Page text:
Wednesday, September 8, 2010

Early in the Mornin'


Prison Songs, Volume 1: Murderous Home
Rounder CD .1714 [1997]

Prison Songs, Volume 2: Don'tcha Hear Poor Mother Calling? 
Rounder CD 1715 [1997]

These two CDs, which consist of recordings made, mainly in 1947, by Alan at the Mississippi State Penitentiary at Parchman Farm, were among the first released as part of The Alan Lomax Collection about five years ago. It is not surprising that they were accorded priority, given the emotional quality and power of the performances.

The first of the two discs presents the material issued on LP by Tradition in the USA and by Pye in the UK in the late 1950s, but the original record title Murderers' Home has been replaced by the politically correct Murderous Home. Actuallyboth
titles are accurate enough: the vicious treatment of inmates by sadistic guards did result in deaths as well as misery, while some of the inmates were self-confessed killers and, in any case, "The Murderer's Home" was their own name for the place (the phrase appears in the first song on Volume I).

Anyway, it's good to have such classic performances as "Old Alabama", "Rosie", "Early in the Mornin"', "Stackerlee" and the amazing "Tangle Eye Blues" available again on CD (myoid vinyl copy is decidedly worn by now), and even better to have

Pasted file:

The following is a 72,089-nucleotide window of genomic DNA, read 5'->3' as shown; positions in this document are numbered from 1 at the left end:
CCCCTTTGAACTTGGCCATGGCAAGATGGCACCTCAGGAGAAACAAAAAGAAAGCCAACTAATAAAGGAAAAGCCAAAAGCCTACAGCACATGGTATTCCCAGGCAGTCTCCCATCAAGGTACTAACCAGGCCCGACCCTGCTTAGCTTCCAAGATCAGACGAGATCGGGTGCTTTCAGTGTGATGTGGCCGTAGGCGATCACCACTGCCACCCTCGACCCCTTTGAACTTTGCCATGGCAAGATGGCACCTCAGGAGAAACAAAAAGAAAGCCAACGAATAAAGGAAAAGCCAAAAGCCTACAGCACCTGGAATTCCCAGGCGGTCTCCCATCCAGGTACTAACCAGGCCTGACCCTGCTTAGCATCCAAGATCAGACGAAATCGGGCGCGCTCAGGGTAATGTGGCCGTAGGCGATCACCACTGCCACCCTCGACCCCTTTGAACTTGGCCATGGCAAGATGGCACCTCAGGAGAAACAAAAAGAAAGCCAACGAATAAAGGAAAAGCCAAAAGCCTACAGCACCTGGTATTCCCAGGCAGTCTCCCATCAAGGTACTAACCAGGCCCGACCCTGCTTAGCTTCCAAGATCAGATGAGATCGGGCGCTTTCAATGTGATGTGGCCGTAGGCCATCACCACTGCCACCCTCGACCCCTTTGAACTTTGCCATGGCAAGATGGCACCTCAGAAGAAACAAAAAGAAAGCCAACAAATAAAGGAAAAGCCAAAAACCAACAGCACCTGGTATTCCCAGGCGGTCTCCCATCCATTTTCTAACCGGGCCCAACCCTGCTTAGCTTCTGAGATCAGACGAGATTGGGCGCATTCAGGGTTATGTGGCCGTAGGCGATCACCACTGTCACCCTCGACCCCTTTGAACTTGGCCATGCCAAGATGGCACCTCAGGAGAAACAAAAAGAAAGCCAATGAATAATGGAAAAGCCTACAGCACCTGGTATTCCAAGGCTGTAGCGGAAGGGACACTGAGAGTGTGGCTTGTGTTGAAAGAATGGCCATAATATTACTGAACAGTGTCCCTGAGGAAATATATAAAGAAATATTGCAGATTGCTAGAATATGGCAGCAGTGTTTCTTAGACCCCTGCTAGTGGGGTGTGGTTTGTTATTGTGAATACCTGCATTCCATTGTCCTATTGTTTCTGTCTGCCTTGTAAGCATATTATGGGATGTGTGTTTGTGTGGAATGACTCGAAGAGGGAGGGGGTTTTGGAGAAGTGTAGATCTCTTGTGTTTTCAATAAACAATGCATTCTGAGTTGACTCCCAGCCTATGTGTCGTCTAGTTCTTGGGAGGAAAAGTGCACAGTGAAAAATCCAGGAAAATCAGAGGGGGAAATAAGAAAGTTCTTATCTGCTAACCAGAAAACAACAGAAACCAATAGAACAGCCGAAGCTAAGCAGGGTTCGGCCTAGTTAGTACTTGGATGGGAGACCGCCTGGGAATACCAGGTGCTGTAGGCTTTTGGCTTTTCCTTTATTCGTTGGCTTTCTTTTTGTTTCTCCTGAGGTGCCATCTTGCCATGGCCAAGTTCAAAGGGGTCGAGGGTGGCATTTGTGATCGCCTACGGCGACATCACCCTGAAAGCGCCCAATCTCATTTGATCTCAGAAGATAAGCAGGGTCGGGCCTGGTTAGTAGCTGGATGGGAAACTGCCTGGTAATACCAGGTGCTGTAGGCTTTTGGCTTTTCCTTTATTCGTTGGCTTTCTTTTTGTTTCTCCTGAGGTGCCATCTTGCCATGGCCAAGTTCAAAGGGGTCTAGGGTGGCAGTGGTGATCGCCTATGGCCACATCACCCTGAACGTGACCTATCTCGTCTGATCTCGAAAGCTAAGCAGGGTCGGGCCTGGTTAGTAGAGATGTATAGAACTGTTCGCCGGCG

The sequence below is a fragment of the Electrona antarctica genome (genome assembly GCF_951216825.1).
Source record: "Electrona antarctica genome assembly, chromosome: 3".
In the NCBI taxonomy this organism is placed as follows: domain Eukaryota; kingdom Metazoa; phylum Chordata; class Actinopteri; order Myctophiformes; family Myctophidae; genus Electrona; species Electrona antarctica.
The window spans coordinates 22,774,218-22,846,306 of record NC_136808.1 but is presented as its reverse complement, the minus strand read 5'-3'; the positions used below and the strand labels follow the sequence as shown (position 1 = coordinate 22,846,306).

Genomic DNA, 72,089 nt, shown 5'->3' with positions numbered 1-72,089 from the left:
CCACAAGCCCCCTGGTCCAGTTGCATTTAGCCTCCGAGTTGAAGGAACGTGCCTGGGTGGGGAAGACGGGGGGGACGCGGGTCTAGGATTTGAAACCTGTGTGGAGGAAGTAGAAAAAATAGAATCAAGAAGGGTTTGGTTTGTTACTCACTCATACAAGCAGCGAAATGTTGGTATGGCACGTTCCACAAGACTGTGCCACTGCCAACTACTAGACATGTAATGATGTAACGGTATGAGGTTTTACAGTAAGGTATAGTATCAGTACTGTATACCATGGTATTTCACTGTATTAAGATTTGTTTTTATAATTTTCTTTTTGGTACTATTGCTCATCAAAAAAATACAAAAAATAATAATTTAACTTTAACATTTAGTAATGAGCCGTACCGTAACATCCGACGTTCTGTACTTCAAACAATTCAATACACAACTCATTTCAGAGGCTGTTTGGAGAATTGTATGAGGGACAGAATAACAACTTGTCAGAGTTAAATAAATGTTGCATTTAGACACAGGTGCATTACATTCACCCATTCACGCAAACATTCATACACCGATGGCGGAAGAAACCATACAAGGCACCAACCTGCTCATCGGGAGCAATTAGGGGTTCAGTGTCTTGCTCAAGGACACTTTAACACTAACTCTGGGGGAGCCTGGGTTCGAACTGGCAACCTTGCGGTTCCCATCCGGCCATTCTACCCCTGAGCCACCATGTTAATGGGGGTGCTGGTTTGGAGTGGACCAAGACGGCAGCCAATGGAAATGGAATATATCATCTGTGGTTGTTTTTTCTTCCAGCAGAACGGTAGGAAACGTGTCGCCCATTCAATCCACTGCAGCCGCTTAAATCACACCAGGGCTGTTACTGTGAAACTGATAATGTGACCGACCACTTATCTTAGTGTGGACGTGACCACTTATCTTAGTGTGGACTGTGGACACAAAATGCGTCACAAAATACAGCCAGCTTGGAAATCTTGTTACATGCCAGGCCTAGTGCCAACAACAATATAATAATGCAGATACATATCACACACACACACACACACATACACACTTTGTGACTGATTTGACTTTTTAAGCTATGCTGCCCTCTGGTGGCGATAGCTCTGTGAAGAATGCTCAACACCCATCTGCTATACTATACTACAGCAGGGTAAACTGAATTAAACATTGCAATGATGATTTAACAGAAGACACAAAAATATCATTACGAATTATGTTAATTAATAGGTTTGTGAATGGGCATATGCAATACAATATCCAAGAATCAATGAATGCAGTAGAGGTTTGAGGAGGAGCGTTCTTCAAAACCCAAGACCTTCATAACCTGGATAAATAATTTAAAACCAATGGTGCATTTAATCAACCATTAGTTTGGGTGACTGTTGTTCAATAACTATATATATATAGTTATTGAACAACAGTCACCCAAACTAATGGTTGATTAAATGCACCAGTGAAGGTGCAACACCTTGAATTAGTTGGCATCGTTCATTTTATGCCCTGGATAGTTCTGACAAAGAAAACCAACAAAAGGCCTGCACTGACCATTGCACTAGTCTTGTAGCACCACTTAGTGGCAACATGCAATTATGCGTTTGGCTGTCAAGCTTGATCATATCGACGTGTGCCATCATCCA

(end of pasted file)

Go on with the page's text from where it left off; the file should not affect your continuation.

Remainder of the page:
another hour's worth of material that didn't make it on to LP. Many of the singers on the second volume are heard for the first time, although a few of the best performers on Volume I, such as Bama, Tangle Eye, and "22", do reappear. The newcomers include Dobie Red, Curry Childless, Percy Wilson, George Johnson, and "88", while the extra songs include "John Henry", "I'm Goin' Home", "Stewball", "Katy Left Memphis" and the ubiquitous "0 'Berta". Although Alan's original sleeve notes (written in
1957) are reprinted in the booklet and commentaries on the tracks (with lyrics) are provided by Matthew Barton, the difficult task of identifying the best singers by their real names rather than by their prison numbers or nicknames has been shirked. That's a pity, but these two CDs are nonetheless well worth obtaining. Indeed, this is quintessential Lomax.

Source: Sampling The Alan Lomax Collection, David Gregory

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